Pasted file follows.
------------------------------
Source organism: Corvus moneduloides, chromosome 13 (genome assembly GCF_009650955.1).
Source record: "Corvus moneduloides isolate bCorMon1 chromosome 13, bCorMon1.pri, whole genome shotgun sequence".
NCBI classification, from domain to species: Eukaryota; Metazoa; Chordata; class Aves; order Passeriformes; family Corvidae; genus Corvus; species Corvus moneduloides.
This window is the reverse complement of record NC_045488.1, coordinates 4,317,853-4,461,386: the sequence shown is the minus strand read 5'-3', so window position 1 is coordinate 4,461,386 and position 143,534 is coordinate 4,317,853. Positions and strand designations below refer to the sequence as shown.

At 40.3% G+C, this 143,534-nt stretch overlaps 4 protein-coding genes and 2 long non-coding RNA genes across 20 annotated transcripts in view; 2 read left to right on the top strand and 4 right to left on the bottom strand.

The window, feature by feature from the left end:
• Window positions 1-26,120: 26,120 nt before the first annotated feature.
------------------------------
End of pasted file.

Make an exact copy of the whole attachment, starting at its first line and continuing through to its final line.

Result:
Source organism: Corvus moneduloides, chromosome 13 (genome assembly GCF_009650955.1).
Source record: "Corvus moneduloides isolate bCorMon1 chromosome 13, bCorMon1.pri, whole genome shotgun sequence".
NCBI classification, from domain to species: Eukaryota; Metazoa; Chordata; class Aves; order Passeriformes; family Corvidae; genus Corvus; species Corvus moneduloides.
This window is the reverse complement of record NC_045488.1, coordinates 4,317,853-4,461,386: the sequence shown is the minus strand read 5'-3', so window position 1 is coordinate 4,461,386 and position 143,534 is coordinate 4,317,853. Positions and strand designations below refer to the sequence as shown.

At 40.3% G+C, this 143,534-nt stretch overlaps 4 protein-coding genes and 2 long non-coding RNA genes across 20 annotated transcripts in view; 2 read left to right on the top strand and 4 right to left on the bottom strand.

The window, feature by feature from the left end:
• Window positions 1-26,120: 26,120 nt before the first annotated feature.